Tweaking The Olympic Golf Format: Golf Needs More Disciplines
Thursday, August 25, 2016 at 12:47 AM
Geoff in Olympic Golf

Even if you have disdain for the Olympic golf concept or discussion of the Games at this point, the issue of what to do going forward in Tokyo 2020 is important for all to consider.

Why? Because the fallback excuse for golf not broadening its format horizons is consistently lame: 72 holes of stroke play is the most recognized format for deciding a champion. Therefore, we're stuck with it in the Olympics even though even the most casual fan can see it's not very Olympian.

Stroke play is only the most recognized because any effort to introduce new formats has been strangled, trampled and bemoaned by players, who are paid not for their creativity and vision, but to display their golf skills. Yet as the Ryder Cup reminds us every two years when played with formats that most modern players would have torpedoed in a policy board meeting, the event produces consistency entertaining spectacles.

Olympic golf offering more disciplines and team fun should be our immediate priority, while weaving in other formats beyond the Games should also become a focus of the IGF. Showing fans the many ways golf can be played beyond card-and-pencil stroke play will do more good than any grow-the-game initiative.

Doug Ferguson of the AP declared Olympic golf a success in this story, quotes Peter Dawson mentioning how the IOC doesn't want a "trial format," and then gets to a possible solution that gets team play into the 2020 games.

The Summer Youth Olympics nailed it in China two years ago, though the field size was 32 players instead of the 60 players for the men's and women's competition in Rio.

The boys and girls each played the first three days for a 54-hole individual medal. Then, they played mixed team the next three days — 18 holes of foursomes, 18 holes of fourballs, and two singles matches to reach a 72-hole score. Sweden won the gold in a playoff over South Korea, while Italy won a playoff for the bronze over Denmark.

One idea being kicked around is to stage a mixed-team event the last two days between the men's and women's competitions. That could be either fourballs and foursomes on the same (long) day, or a 54-hole event with foursomes one day, and two singles the next day. That way, every shot would count.

My colleague Jaime Diaz made a valid point: the men’s event was such a success, that this actually frees the IGF to propose a bolder format tweak to Olympic golf instead of merely trying to keep it in the Games as is.

My polling of IGF officials, players and Olympic veterans suggests the following parameters must be kept in mind:

—60 player fields will probably not change. Even though many golfers, as expected, stayed outside of the Olympic Village because they traveled with family and spouses, golf still most can’t exceed that number.

World Ranking points will likely remain for qualifying. But it sure would be fun to hear of a more creative way that introduces a "play-in" element that serves as a great way to create excitement going into the games. If team play is introduced, shouldn't players be able to pick their partners ala beach volleyball?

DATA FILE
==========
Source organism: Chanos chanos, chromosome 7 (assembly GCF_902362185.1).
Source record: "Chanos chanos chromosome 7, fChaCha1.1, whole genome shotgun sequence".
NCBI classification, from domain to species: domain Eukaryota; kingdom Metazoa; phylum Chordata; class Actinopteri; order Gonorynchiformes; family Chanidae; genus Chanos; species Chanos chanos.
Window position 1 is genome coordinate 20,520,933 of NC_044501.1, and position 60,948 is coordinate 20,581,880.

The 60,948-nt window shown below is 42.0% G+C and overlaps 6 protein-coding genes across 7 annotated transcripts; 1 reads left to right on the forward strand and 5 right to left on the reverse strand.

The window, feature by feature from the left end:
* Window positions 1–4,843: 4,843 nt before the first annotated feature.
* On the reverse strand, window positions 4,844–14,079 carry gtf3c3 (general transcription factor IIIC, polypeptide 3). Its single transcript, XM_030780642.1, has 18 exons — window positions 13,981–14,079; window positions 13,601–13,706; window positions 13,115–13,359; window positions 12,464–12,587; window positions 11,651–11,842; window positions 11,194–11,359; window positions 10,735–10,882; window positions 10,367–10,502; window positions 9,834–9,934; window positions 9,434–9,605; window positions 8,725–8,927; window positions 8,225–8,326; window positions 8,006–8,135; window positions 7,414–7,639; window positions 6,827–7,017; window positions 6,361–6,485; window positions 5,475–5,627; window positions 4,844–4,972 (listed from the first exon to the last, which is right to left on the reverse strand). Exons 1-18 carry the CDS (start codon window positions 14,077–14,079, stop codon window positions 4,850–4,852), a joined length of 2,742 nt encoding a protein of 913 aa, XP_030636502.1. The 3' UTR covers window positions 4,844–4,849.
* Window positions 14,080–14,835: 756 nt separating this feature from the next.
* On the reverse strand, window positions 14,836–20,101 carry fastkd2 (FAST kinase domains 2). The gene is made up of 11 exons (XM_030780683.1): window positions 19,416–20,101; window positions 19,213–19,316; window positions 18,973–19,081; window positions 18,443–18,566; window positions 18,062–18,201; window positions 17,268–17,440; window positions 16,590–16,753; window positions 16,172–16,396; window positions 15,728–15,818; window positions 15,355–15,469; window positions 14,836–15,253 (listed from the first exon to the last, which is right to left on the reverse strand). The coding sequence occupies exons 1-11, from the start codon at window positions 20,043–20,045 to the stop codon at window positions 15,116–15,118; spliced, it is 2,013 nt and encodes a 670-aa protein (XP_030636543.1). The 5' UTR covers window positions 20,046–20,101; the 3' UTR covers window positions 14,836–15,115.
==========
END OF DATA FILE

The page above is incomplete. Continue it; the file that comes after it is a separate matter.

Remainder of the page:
—Individual stroke play will remain, and it'll be 72 holes.
A 36-hole final day could be interesting, but with five hour rounds that would be a long day for players, volunteers and the course maintenance crew.

--The IOC doesn't like competitions within competitions. Therefore three days of stroke play that determines a two-person team medal, followed by a one-day stroke play event, does not work for them. Unless its gymnastics.

—The Olympic format should be recognized in some international event of significance
. Pointing to the Ryder Cup for Four-ball and Foursomes play makes our task easier. The WGC Match Play has added pool play, so that’s covered too. However, proposing rounds of less than 18 holes become an issue in this scenario.

—Mixed Events Are Big With The IOC.
I haven’t thought of a way that a mixed doubles event works outside of the one outlined above by Ferguson, but the mixed team concept appeals to many. Though it would appeal more if players could select their partners and qualify (think Martin and Gerina Piller!). Golf would need to have a mixed event added to the PGA Tour, LPGA and European Tour schedules, something that is long overdue anyway.

—One week is enough for each gender. Keeping the golfers at the Games for all two weeks would be excessive. As would too many 36-hole days. Let them go enjoy the Olympic spirit. As we saw with Rickie, Bubba and the other golfers last week, having our game’s stars interacting with the other athletes not only gave a great impression, it positively changed their perspectives.

As I discussed with
Gary Williams on Monday's Morning Drive, we have to get a two person team competition. Based on the feedback of those in Rio and in watching, I'd like to see one of two ideas considered (neither incorporates the mixed element).

--72 holes of stroke play, with the three low two-person teams awarded medals after 54 holes for best aggregate scores. Yes, some countries only send one player, but enough send two (or four) that world rankings could determine teams. Not a perfect concept and it's not introducing match play, but it's a competition that would spice up the first three days significantly.

--72 holes of stroke play, followed by two days of team match play. Award medals for individual performance and use the medal play days to whittle the match play down to the best 8 teams from the first four days. This gives players something to play for if they are out of the individual medal race. From the 8 teams qualifying,  play a four-ball or foursomes match play event over two days to determine three more medals.

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